The movie’s second weekend wasn’t as impressive. Box-office receipts fell 68% to $46.6 million, tying with last year’s “Black Widow” for the steepest second-weekend drop for a Marvel Studios superhero movie, according to film-industry analyst
The uneven performance by “Thor” points to a bigger issue for Disney: Marvel Studios, its most profitable film studio, is in a bit of a slump.
Since Disney acquired Marvel in 2009, the studio has produced 25 superhero films that have grossed a total $25 billion worldwide, making it one of the highest-earning film studios in Hollywood history. Among them are Marvel’s 2019 “Avengers: Endgame,” the highest-grossing movie of all time with $2.8 billion at the global box office; “Avengers: Infinity War,” which grossed $2 billion, and eight more that topped $1 billion each.
But since the beginning of 2021, the average global box-office gross of the six films produced by Marvel has fallen to $773.6 million—roughly half the $1.5 billion average of the previous six films.
Most special-effects-heavy superhero action films cost hundreds of millions of dollars to produce and hundreds of millions more to market, which raises the bar for studios like Marvel to generate a profit.
Some of Marvel’s most recent films, including 2021’s “Eternals” ($402.3 million total gross), “Shang-Chi and the Legend of the Ten Rings” ($420.7 million) and “Black Widow” ($373.2 million) have stuck out as major flops, at least by the lofty standards of Marvel movies’ previous box-office performances.
Critical reception of the films has suffered as well. According to Rotten Tomatoes, a website that tracks movie reviews, the last six Marvel titles averaged a 75% approval rating among critics, compared with 88.5% for the prior six.
Some recent films bucked the trend. Last year’s “Spider-Man: No Way Home”—a co-production with Sony Pictures Entertainment—was a critical darling, an audience favorite and a huge box-office success, earning $1.9 billion globally. And 2019’s “Captain Marvel,” despite weaker reviews than most Marvel films receive from critics, still earned $1.1 billion in theaters. But the franchise’s recent inconsistent performance is unusual.
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A Disney spokesperson said some recent Marvel films might have suffered from lower attendance due to lingering worries over the Covid-19 pandemic. The spokesperson said “Thor: Love and Thunder” has grossed more than $600 million globally going into its fourth weekend in theaters, without receipts from China and Russia. The previous movie featuring the character, “Thor: Ragnarok,” took in $135 million from those two countries.
Wall Street analysts say recharging the cinematic pipeline should be a high priority for Disney Chief Executive
who just had his contract renewed for 2 1/2 more years. Disney stock is down 32% this year. The company is slated to report earnings Aug. 10.
“One of the biggest questions about Disney is, what is the outlook for the movie business?”
said. “Theatrical releases help build the franchises that drive a lot of the business.”
For years after they are released, Marvel and Star Wars films go on to be reliable revenue sources, living on as merchandise, theme-park attractions and subscriptions to the flagship Disney+ streaming service, Mr. Swinburne said. Mr. Chapek needs to reassure investors and fans that there are exciting—and profitable—things coming in these franchises, and line up major talent to produce them, he added.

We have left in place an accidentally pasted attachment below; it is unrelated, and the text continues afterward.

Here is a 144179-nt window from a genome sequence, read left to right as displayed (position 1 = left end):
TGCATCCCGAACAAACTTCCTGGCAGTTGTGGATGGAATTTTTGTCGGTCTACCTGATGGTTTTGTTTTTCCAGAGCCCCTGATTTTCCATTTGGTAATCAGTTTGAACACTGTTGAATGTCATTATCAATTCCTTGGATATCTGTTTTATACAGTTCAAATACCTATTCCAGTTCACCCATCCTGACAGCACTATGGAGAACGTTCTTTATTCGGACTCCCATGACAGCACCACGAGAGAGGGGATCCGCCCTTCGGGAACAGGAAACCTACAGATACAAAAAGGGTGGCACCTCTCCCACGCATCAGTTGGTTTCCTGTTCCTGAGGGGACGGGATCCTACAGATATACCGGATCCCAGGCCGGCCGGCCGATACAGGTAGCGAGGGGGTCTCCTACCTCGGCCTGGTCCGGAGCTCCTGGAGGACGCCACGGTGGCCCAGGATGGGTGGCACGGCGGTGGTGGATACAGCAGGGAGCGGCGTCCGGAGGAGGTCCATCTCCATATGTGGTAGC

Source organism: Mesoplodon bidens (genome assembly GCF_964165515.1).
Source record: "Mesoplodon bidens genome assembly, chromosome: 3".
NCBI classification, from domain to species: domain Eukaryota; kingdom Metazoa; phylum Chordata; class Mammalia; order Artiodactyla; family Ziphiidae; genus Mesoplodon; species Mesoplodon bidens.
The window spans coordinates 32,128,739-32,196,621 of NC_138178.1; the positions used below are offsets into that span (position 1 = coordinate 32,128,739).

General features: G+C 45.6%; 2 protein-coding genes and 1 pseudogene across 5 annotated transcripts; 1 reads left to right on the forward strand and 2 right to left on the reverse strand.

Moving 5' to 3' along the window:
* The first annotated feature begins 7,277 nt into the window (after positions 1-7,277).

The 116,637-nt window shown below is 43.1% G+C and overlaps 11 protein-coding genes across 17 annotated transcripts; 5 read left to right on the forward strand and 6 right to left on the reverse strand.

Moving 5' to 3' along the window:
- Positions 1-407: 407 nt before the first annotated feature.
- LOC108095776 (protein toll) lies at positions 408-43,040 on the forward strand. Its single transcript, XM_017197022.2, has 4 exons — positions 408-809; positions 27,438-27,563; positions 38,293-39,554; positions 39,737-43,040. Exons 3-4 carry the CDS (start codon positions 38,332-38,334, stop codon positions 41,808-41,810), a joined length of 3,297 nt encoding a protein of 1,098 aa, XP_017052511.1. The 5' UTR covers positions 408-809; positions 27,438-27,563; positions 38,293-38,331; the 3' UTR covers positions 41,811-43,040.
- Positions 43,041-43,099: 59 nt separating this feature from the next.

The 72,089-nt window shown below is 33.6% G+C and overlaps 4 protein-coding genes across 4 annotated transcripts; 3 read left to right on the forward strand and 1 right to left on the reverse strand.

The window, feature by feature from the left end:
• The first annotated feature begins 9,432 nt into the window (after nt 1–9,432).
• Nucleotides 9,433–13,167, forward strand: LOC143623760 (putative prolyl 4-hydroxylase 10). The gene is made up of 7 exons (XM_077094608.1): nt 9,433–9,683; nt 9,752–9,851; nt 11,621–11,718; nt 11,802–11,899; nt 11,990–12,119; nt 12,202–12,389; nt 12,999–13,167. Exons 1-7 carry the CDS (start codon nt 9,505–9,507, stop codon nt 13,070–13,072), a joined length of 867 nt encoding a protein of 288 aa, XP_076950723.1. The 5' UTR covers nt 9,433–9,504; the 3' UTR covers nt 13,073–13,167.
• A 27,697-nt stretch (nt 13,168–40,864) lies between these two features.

Keeping the Marvel machine churning is doubly important now because Disney’s Lucasfilm Ltd. studio, which produces “Star Wars” films and shows, doesn’t have any movies near completion over the next year. Disney has steered Star Wars content toward its Disney+ service, a strategy that yielded some hits like “The Mandalorian” but no box-office receipts.
Superhero fatigue could also explain some of the theatrical rut. Public-opinion research company Morning Consult found a greater share of U.S. adults were tired of those movies than in 2018, and that younger, Gen-Z audiences were less interested overall in comic books, superheroes and the dress-up trend among superfans known as cosplay.
“We’re definitely starting to see some cracks in the armor here,” said Adam Epstein, Morning Consult senior editor. “I don’t think it’s going to force Disney to overhaul its entire superhero industrial complex overnight, but it’s a trend that’s likely to become more pronounced over time as younger people gain more purchasing power.”
Last weekend at the San Diego Comic-Con, the giant entertainment convention where Hollywood studios hype their latest projects, Marvel Studios chief Kevin Feige unveiled a crowded slate of movies and TV shows for the next few years. Marvel traditionally divides the interconnected story lines and character arcs of its movies—known as the “Marvel Cinematic Universe,” or MCU—into “phases” that are organized thematically.
Phase 4, which has included most of the weaker-performing titles of the past year-and-a-half, will end with the coming release of “Black Panther: Wakanda Forever” in November. Phase 5 kicks off early next year with movies featuring the superhero teams Ant-Man and the Wasp and the Guardians of the Galaxy, while Phase 6, scheduled for 2024 and 2025, will include two new “Avengers” movies featuring new casts and characters, Mr. Feige said. At Comic-Con, he described Phase 4 as being “about resetting the MCU and meeting all these new characters.”
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